The Chalcedonian creed doesn’t say. It simply asserts that Jesus is fully God and fully human in such a way that there is no “confusion,” no “change,” no “division” and no “separation.” But do these negations add anything intelligible to our conception of how Jesus is fully God and fully human? I do not see that they do. (I have elsewhere suggested the problem can be avoided if we define “nature” as a “disposition” [following Jonathan Edwards] rather than a “substance” [see Trinity and Process, Lang, 1992]).
Second, and even more importantly, I suspect the problem this creed addresses is in principle unsolvable not only because of the assumption its authors make about “nature” in general but because of certain assumptions they make about the “nature” of God in particular.
To begin to flesh this out, consider: What is so problematic about simply affirming, with Scripture, that “the Word became flesh”[ho logos sarx egeneto] (Jn 1:14)? What is so difficult about affirming that the all-powerful God decided to be God in a new way – namely, as this human, Jesus Christ? I submit that there is no problem – unless one makes assumptions about the “nature” of God that are inconsistent with his becoming a human.
If we derive all of our conclusions about the “nature” of God from Jesus Christ — the one who said, “If you see me you see the Father” — then obviously it would be impossible to ever arrive at an understanding of the “nature” of God that was not consistent with his becoming a human. All of our theological reflection will be predicated on the fact that God did become human. But if we base our theological reasoning on any other source, then it will not only be possible that we will arrive at conclusions that are inconsistent with the claim that God became a human: it’s almost inevitable that we will do so.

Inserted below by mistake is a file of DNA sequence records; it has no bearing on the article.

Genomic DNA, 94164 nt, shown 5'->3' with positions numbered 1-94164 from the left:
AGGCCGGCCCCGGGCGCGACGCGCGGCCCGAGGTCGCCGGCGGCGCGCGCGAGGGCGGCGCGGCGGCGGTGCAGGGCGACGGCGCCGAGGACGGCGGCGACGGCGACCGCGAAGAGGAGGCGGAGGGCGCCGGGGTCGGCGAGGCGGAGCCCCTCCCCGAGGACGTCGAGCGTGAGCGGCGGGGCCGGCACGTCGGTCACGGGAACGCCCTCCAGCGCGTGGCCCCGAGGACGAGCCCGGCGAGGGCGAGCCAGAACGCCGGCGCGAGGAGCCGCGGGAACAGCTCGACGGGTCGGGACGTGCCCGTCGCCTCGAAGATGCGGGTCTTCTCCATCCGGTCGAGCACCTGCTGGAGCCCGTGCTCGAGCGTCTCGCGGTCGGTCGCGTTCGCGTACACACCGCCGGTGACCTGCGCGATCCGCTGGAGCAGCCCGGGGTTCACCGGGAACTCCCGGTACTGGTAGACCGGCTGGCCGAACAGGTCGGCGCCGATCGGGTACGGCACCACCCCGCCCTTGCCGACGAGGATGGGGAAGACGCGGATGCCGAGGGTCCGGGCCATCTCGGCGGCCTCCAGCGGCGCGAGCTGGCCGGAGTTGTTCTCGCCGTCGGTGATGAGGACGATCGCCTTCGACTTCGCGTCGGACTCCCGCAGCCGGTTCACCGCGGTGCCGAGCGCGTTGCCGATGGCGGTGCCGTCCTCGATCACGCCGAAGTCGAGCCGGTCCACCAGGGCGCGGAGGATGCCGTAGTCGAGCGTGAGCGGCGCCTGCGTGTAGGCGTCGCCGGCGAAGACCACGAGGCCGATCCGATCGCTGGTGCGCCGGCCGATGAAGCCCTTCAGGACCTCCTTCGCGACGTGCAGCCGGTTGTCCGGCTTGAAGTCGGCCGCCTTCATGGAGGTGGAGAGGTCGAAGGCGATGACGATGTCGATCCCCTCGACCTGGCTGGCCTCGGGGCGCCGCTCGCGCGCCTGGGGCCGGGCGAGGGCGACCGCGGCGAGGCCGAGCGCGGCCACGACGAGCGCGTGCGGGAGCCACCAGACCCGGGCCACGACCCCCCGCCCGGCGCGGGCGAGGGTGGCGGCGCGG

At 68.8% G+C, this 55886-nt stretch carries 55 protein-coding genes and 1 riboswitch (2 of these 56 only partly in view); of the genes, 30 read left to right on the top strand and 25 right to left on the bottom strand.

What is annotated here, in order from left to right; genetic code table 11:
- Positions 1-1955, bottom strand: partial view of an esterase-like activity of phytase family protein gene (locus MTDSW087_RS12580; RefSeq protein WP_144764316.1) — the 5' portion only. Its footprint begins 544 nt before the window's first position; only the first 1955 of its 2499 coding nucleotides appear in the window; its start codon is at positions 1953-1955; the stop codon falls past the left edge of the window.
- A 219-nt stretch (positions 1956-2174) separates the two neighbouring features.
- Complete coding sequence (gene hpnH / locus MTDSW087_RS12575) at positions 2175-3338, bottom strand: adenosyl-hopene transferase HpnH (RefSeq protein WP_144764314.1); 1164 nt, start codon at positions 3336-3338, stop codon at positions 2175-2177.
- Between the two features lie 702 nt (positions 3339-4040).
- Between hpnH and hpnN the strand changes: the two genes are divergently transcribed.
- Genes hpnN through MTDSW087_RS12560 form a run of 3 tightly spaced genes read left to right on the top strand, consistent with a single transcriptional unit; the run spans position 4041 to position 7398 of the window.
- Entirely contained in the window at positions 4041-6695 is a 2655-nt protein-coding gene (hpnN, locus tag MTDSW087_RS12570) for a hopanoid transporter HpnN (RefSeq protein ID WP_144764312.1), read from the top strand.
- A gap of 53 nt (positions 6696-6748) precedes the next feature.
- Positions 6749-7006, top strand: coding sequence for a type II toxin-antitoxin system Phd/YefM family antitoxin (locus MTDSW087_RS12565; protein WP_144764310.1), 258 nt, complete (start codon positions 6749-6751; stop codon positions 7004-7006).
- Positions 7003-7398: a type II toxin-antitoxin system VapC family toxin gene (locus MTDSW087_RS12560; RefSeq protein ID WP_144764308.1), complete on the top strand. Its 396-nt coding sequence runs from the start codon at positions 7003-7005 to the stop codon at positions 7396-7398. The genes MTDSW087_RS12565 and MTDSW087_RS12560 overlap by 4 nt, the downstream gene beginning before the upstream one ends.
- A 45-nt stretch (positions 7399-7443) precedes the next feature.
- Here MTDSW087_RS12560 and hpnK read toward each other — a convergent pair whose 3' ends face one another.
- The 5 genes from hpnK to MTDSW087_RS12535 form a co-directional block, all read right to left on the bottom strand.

By the time we get to the fifth century, I argue, church theologians had embraced an understanding of God that was not entirely predicated on the Incarnation but was rather largely rooted in Hellenistic philosophy.
There had been a long philosophical tradition going back to Xenophanes (c,570-480 BC) that reacted strongly against the anthropomorphic gods of popular Greek (and later, Roman) religion. In place of these all-too-human gods, this philosophical tradition (which I call “the Xenophanes tradition”) posited a single, supreme God and defined him by sharply contrasting him with humans and everything else in the physical world.
For example, humans have emotions and suffer, so the Xenophanes tradition posited a God beyond emotion and beyond suffering (impassible). So too, humans and everything else in the physical world are contingent and subject to change, so the Xenophanes tradition posited a God who was altogether necessary and above all change (immutable). And everything in the world is physical and subject to time, so the Xenophanes tradition eventually posited a God who was altogether incorporeal and above time.